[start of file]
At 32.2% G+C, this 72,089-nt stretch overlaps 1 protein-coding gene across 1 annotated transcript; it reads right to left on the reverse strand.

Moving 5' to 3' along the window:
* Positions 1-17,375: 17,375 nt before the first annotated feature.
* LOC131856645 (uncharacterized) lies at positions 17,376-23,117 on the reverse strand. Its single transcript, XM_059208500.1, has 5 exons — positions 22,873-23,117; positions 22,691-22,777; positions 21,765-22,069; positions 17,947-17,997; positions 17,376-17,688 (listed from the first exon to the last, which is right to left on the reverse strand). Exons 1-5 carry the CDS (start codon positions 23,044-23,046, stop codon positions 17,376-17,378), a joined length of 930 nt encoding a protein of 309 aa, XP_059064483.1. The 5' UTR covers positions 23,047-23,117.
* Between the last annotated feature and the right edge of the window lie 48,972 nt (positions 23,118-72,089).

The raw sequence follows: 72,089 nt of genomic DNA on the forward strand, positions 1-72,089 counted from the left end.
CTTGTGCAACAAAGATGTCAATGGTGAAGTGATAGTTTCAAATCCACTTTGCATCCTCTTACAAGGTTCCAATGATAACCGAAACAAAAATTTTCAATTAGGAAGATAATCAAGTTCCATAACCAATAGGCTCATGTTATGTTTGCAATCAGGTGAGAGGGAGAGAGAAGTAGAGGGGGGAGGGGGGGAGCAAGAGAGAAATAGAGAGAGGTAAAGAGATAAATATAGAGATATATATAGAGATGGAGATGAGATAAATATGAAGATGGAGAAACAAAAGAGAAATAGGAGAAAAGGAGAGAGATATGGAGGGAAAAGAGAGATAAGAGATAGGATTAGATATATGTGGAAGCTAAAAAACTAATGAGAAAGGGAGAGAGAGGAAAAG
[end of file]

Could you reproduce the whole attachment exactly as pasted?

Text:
At 32.2% G+C, this 72,089-nt stretch overlaps 1 protein-coding gene across 1 annotated transcript; it reads right to left on the reverse strand.

Moving 5' to 3' along the window:
* Positions 1-17,375: 17,375 nt before the first annotated feature.
* LOC131856645 (uncharacterized) lies at positions 17,376-23,117 on the reverse strand. Its single transcript, XM_059208500.1, has 5 exons — positions 22,873-23,117; positions 22,691-22,777; positions 21,765-22,069; positions 17,947-17,997; positions 17,376-17,688 (listed from the first exon to the last, which is right to left on the reverse strand). Exons 1-5 carry the CDS (start codon positions 23,044-23,046, stop codon positions 17,376-17,378), a joined length of 930 nt encoding a protein of 309 aa, XP_059064483.1. The 5' UTR covers positions 23,047-23,117.
* Between the last annotated feature and the right edge of the window lie 48,972 nt (positions 23,118-72,089).

The raw sequence follows: 72,089 nt of genomic DNA on the forward strand, positions 1-72,089 counted from the left end.
CTTGTGCAACAAAGATGTCAATGGTGAAGTGATAGTTTCAAATCCACTTTGCATCCTCTTACAAGGTTCCAATGATAACCGAAACAAAAATTTTCAATTAGGAAGATAATCAAGTTCCATAACCAATAGGCTCATGTTATGTTTGCAATCAGGTGAGAGGGAGAGAGAAGTAGAGGGGGGAGGGGGGGAGCAAGAGAGAAATAGAGAGAGGTAAAGAGATAAATATAGAGATATATATAGAGATGGAGATGAGATAAATATGAAGATGGAGAAACAAAAGAGAAATAGGAGAAAAGGAGAGAGATATGGAGGGAAAAGAGAGATAAGAGATAGGATTAGATATATGTGGAAGCTAAAAAACTAATGAGAAAGGGAGAGAGAGGAAAAG